Joel R. Reidenberg
Stanley D. and Nikki Waxberg Chair and Professor of Law
Founding Academic Director, Fordham CLIP

N. Cameron Russell
Executive Director, Fordham CLIP

Idalys Núñez
Dean’s Fellow, Fordham CLIP

Erin Shahinfar
Subrina Chowdhury
Editorial Fellows, Fordham CLIP

CLIP-ings: March 9, 2018

Internet Governance

Commodify This: The U.S. District Court in Brooklyn held that “virtual currencies can be regulated by the Commodity Futures Trading Commission (CFTC) as a commodity,” rejecting a defendant’s argument that he and his cryptocurrency trading advice company are outside the CFTC’s jurisdiction; the Court backed the CFTC’s determination that virtual currencies are commodities because they are “goods exchanged in a market for uniform quality and value,” the currencies fall within the common meaning of the word commodity, and the CFTC has broad discretion to interpret the federal law regulating commodities.

Smart Drones: Google partnered with the U.S. Department of Defense on a program called Project Maven to develop artificial intelligence that analyzes drone footage collected by the military; Google provides its TensorFlow application programming interfaces to help automatically identify objects in unclassified data and flag them for human review, raising ethical concerns about the development and use of machine learning.

Privacy

FBI Joins Geek Squad: The Electronic Frontier Foundation disclosed documents that show the FBI worked with the Best Buy’s Geek Squad technicians for over a decade to flag child pornography on devices sent in by customers for repairs; the documents reveal that FBI agents visited Best Buy to review images or videos to determine whether they are illegal content, paid the Geek Squad technicians for their assistance, seized the device for additional analysis to be carried out at a local FBI office, and, in some cases, would try to obtain a search warrant to justify the access.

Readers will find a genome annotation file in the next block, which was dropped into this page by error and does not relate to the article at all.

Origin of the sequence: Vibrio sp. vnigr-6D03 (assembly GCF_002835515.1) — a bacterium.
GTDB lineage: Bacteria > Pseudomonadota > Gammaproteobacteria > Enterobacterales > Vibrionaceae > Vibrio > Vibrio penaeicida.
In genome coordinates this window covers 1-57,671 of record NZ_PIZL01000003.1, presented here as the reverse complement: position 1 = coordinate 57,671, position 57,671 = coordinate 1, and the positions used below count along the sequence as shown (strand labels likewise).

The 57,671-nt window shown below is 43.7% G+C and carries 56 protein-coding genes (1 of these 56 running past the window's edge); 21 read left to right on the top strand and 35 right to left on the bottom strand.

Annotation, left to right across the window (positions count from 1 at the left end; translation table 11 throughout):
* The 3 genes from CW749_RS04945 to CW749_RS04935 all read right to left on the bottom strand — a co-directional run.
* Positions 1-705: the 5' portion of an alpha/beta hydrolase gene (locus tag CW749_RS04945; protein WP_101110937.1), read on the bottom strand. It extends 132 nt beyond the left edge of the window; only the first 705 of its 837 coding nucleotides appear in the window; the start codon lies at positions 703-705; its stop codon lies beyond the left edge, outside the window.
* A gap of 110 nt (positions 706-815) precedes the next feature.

I Know What You Did After The Movies: MoviePass released a new app update removing its ability to track the location of customers after CEO Mitch Lowe revealed that the app was recording what customers were doing after leaving the movie theater.

Information Security and Cyberthreats

Spy vs. Spy: After an entity known as “Shadow Brokers” released stolen information on NSA tools over a year ago, a group of Hungarian security researchers found that the NSA used a software called “Territorial Dispute” to track other nation-state hackers that were inside the same machines as the NSA; the researchers believe the tools were not intended to remove other spies’ malware from the target computer, but to alert NSA agents when they and others were attempting to hack the same system, allowing the NSA to pull back before the other hackers could spot them or steal the NSA hacking tools.  

Intellectual Property

Blackberry Gives Facebook Black Eye: Blackberry filed a patent infringement lawsuit against Facebook and its WhatsApp and Instagram apps, alleging that they copied a number of Blackberry Messenger’s security, user interface, and functionality-enhancing features

Trump Tweets About IP Theft: President Trump fired off a series of trade-related tweets aimed at China including one that read, “The U.S. is acting swiftly on Intellectual Property theft. We cannot allow this to happen as it has for many years!” Observers believe that the tweet hearkens back to an order Trump signed in August authorizing an investigation into China for violation of U.S. intellectual property rights and signals a trade crackdown to come

Free Expression and Censorship

Free Speech for the French Far Right? Marine Le Pen, leader of France’s far-right nationalist party, was charged in a French criminal court with distributing “violent messages that incite terrorism…or seriously harm human dignity” after she tweeted images of ISIS killings in response to a French expert comparing the National Front’s growing popularity to “jihadism.”